Vince Staples in the Ears of a Child

momsad

by Paige Spangenthal

In October, an eleven-minute video of an anonymous mother decrying Vince Staples’ “Norf Norf” went viral. She explains that she first heard the popular rap song from Staples’ Summertime ‘06 on the radio while driving her eleven-year-old daughter to school. She recites the song’s explicit lyrics from her living room desk. “We can dip / fuck in the whip” she reads as her youngest daughter plays in the background.

The anonymous mother expresses her deep concern that her daughter is being exposed to the explicit and provocative lyrics of songs like “Norf Norf.” Holding back tears, she reads the line, “I ain’t never ran from nothin’ but the police.” She laments to her camera, “This is on our radio station that our kids are listening to. I tell you right now, music has a strong influence on children.”

She has a point. Media can telegraph messages to children that have a marked effect on risk behaviors in children. It’s easy to dismiss this mother’s concern as racist misunderstanding, but her behavior and the reaction to it on the internet raises some important discussion. Think pieces from publications like the Stanford Daily and a flood of responses on Twitter prompted a series of questions. To what extent should parents monitor the media that their children consume? Is parental control of media use a new issue? What are the implications of a white mother freely using racist language in front of her children? To get some perspective on these questions, Melisma spoke with Calvin “Chip” Gidney, Associate Professor of Child Development at Tufts.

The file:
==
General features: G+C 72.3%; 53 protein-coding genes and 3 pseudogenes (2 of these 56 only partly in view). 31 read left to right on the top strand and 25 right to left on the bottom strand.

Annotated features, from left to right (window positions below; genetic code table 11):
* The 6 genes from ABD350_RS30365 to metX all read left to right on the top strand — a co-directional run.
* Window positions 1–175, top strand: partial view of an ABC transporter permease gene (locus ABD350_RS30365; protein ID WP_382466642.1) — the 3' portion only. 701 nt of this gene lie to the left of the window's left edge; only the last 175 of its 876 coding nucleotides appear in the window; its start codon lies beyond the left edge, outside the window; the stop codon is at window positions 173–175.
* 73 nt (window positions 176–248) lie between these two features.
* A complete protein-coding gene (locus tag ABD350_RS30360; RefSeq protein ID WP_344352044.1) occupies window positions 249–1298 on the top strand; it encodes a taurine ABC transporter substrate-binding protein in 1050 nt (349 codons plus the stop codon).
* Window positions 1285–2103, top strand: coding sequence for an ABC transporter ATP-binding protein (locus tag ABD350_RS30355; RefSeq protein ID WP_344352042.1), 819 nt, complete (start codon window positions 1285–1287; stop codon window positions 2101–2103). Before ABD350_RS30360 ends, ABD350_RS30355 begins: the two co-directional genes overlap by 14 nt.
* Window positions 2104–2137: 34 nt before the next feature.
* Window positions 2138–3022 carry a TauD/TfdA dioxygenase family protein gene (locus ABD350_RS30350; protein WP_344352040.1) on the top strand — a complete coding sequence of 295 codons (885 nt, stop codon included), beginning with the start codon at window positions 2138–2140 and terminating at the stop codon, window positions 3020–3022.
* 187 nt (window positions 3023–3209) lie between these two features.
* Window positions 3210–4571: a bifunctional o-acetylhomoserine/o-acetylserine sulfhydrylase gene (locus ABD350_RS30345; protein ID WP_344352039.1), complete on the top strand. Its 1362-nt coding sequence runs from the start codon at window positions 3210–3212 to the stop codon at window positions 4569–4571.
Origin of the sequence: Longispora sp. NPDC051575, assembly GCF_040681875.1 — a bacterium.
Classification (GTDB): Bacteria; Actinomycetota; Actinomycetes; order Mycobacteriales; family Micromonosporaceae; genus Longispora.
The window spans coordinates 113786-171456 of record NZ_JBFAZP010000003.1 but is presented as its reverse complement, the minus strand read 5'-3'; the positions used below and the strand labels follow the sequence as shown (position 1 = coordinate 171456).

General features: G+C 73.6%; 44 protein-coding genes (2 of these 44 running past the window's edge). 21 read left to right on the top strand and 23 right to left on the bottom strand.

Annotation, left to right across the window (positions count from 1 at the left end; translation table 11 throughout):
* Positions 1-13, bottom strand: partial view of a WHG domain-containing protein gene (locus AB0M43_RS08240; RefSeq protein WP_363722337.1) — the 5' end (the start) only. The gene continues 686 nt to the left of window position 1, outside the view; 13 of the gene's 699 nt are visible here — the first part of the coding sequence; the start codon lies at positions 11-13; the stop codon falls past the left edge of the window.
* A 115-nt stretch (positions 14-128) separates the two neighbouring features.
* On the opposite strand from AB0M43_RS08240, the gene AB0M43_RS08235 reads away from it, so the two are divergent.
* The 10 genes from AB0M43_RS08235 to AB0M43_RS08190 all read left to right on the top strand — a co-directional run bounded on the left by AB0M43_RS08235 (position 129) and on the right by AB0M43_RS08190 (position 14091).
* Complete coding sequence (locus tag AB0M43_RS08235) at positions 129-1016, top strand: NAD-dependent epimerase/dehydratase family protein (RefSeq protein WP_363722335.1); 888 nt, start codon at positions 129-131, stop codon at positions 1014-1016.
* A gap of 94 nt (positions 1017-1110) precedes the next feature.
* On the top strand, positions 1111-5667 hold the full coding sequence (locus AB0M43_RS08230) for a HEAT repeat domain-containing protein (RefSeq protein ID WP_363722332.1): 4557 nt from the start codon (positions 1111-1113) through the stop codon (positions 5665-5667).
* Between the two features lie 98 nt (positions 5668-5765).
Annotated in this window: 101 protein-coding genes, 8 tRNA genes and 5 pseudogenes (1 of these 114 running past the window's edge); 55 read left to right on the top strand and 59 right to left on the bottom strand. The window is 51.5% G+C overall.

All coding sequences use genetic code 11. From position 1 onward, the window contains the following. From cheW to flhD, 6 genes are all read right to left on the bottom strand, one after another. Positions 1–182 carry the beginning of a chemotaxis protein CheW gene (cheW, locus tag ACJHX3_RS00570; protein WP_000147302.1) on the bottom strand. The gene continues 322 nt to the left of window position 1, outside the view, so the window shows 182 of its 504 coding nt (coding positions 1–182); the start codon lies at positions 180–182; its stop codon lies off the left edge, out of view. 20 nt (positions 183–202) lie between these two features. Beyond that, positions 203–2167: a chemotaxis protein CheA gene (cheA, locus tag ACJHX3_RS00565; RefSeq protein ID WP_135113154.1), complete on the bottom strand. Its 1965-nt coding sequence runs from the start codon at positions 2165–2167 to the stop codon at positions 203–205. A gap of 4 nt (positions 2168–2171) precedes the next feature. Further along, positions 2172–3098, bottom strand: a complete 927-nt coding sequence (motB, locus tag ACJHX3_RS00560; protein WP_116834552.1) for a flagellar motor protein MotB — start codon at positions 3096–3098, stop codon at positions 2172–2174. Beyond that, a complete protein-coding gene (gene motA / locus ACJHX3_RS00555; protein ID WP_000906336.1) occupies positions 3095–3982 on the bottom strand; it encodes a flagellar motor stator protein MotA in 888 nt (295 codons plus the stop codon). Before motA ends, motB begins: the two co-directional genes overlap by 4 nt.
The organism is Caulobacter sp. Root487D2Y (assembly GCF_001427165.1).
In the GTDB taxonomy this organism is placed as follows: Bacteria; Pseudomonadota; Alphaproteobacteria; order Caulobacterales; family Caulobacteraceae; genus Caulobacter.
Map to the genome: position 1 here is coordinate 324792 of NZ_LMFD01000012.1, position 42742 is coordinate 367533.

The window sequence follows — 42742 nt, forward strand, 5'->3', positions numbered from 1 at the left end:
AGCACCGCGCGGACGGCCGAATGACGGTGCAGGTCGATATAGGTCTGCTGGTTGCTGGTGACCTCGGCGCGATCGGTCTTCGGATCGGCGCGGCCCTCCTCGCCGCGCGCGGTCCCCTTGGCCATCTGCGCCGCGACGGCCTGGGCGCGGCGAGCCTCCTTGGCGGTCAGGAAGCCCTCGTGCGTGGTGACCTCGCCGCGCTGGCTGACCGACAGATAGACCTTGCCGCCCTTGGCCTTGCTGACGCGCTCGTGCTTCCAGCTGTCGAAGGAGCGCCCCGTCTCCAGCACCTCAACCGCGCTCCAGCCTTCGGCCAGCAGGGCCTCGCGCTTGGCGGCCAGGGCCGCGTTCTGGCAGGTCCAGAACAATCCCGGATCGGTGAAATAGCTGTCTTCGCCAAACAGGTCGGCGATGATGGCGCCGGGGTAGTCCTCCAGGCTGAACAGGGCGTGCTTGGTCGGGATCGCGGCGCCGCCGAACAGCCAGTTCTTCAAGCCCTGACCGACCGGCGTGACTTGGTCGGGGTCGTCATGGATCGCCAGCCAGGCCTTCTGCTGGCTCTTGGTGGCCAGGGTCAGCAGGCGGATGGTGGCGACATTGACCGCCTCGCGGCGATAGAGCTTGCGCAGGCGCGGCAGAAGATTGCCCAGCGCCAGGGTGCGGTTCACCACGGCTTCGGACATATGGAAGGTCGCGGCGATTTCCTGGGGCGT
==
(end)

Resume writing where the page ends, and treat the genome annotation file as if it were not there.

Gidney explained that parents have long been worried about the songs that their children listen to. This concern has often revolved around the sexualized and racialized messages in music. Gidney used the rise of Jazz and Rock and Roll as two examples: “When Elvis started bringing African-American music to white audiences, a big fear of many white parents [was] that he was teaching them the ways of ‘those people.’ One of the hypotheses regarding the origins of the term ‘jazz’ is that it was a slang term for having sex.”

Gidney made particular note of the movement to put warnings on inappropriate albums in the 1980s. In 1985, former first lady Tipper Gore became one of the founders of an activist group known as the Parents Music Resource Center, which fought for measures that would require ratings on albums to indicate their explicitness. According to an article in Rolling Stone, “[Gore’s] interest in labeling record covers had arisen when her 11-year-old daughter bought Prince’s Purple Rain and played ‘Darling Nikki,’ a song that references masturbation, on the home stereo.”